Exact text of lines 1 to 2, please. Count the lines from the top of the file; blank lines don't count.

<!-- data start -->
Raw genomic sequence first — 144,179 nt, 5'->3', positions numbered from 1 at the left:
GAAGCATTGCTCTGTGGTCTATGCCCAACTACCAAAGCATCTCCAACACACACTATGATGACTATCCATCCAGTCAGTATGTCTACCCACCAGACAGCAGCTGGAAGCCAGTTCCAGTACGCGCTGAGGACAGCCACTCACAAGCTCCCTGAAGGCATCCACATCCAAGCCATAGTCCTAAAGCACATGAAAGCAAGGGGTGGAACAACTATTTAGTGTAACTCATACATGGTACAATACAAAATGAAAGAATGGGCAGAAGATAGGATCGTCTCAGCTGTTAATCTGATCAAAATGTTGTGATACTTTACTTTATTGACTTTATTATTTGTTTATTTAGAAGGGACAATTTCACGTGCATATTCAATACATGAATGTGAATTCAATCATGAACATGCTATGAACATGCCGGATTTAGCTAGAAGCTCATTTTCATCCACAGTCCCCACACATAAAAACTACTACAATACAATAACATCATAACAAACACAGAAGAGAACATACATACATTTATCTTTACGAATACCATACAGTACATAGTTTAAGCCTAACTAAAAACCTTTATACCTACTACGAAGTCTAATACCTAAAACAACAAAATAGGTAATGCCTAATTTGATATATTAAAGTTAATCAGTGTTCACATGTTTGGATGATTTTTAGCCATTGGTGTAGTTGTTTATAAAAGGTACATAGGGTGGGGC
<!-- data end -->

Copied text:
Raw genomic sequence first — 144,179 nt, 5'->3', positions numbered from 1 at the left:
GAAGCATTGCTCTGTGGTCTATGCCCAACTACCAAAGCATCTCCAACACACACTATGATGACTATCCATCCAGTCAGTATGTCTACCCACCAGACAGCAGCTGGAAGCCAGTTCCAGTACGCGCTGAGGACAGCCACTCACAAGCTCCCTGAAGGCATCCACATCCAAGCCATAGTCCTAAAGCACATGAAAGCAAGGGGTGGAACAACTATTTAGTGTAACTCATACATGGTACAATACAAAATGAAAGAATGGGCAGAAGATAGGATCGTCTCAGCTGTTAATCTGATCAAAATGTTGTGATACTTTACTTTATTGACTTTATTATTTGTTTATTTAGAAGGGACAATTTCACGTGCATATTCAATACATGAATGTGAATTCAATCATGAACATGCTATGAACATGCCGGATTTAGCTAGAAGCTCATTTTCATCCACAGTCCCCACACATAAAAACTACTACAATACAATAACATCATAACAAACACAGAAGAGAACATACATACATTTATCTTTACGAATACCATACAGTACATAGTTTAAGCCTAACTAAAAACCTTTATACCTACTACGAAGTCTAATACCTAAAACAACAAAATAGGTAATGCCTAATTTGATATATTAAAGTTAATCAGTGTTCACATGTTTGGATGATTTTTAGCCATTGGTGTAGTTGTTTATAAAAGGTACATAGGGTGGGGC